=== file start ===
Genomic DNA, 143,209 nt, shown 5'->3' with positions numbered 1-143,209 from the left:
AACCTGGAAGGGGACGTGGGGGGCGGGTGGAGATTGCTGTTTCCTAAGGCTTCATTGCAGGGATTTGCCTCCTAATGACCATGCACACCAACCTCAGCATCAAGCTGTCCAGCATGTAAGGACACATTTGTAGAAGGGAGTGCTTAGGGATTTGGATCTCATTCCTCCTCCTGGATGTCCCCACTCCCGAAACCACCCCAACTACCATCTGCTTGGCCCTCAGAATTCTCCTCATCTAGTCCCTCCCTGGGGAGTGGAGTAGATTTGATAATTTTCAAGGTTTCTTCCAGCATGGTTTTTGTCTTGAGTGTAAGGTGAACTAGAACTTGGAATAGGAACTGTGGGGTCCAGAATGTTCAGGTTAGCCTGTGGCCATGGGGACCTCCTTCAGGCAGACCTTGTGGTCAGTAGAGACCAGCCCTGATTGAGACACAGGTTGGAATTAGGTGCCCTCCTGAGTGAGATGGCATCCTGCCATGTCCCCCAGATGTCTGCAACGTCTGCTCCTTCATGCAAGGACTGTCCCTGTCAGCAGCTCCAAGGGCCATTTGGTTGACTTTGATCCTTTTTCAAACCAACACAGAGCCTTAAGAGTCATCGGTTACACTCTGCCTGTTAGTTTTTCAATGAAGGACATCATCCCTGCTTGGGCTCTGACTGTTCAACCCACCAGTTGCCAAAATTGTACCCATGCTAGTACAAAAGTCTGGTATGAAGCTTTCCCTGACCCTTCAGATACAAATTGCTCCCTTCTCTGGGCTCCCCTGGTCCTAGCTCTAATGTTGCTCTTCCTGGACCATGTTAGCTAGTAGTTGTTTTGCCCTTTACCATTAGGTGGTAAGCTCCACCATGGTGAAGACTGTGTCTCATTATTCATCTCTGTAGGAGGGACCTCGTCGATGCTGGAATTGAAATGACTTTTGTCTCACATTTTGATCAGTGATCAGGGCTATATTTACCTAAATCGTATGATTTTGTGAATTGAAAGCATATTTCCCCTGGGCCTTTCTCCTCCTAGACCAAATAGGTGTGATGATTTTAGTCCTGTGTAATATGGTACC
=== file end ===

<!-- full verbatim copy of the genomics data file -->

Genomic DNA, 143,209 nt, shown 5'->3' with positions numbered 1-143,209 from the left:
AACCTGGAAGGGGACGTGGGGGGCGGGTGGAGATTGCTGTTTCCTAAGGCTTCATTGCAGGGATTTGCCTCCTAATGACCATGCACACCAACCTCAGCATCAAGCTGTCCAGCATGTAAGGACACATTTGTAGAAGGGAGTGCTTAGGGATTTGGATCTCATTCCTCCTCCTGGATGTCCCCACTCCCGAAACCACCCCAACTACCATCTGCTTGGCCCTCAGAATTCTCCTCATCTAGTCCCTCCCTGGGGAGTGGAGTAGATTTGATAATTTTCAAGGTTTCTTCCAGCATGGTTTTTGTCTTGAGTGTAAGGTGAACTAGAACTTGGAATAGGAACTGTGGGGTCCAGAATGTTCAGGTTAGCCTGTGGCCATGGGGACCTCCTTCAGGCAGACCTTGTGGTCAGTAGAGACCAGCCCTGATTGAGACACAGGTTGGAATTAGGTGCCCTCCTGAGTGAGATGGCATCCTGCCATGTCCCCCAGATGTCTGCAACGTCTGCTCCTTCATGCAAGGACTGTCCCTGTCAGCAGCTCCAAGGGCCATTTGGTTGACTTTGATCCTTTTTCAAACCAACACAGAGCCTTAAGAGTCATCGGTTACACTCTGCCTGTTAGTTTTTCAATGAAGGACATCATCCCTGCTTGGGCTCTGACTGTTCAACCCACCAGTTGCCAAAATTGTACCCATGCTAGTACAAAAGTCTGGTATGAAGCTTTCCCTGACCCTTCAGATACAAATTGCTCCCTTCTCTGGGCTCCCCTGGTCCTAGCTCTAATGTTGCTCTTCCTGGACCATGTTAGCTAGTAGTTGTTTTGCCCTTTACCATTAGGTGGTAAGCTCCACCATGGTGAAGACTGTGTCTCATTATTCATCTCTGTAGGAGGGACCTCGTCGATGCTGGAATTGAAATGACTTTTGTCTCACATTTTGATCAGTGATCAGGGCTATATTTACCTAAATCGTATGATTTTGTGAATTGAAAGCATATTTCCCCTGGGCCTTTCTCCTCCTAGACCAAATAGGTGTGATGATTTTAGTCCTGTGTAATATGGTACC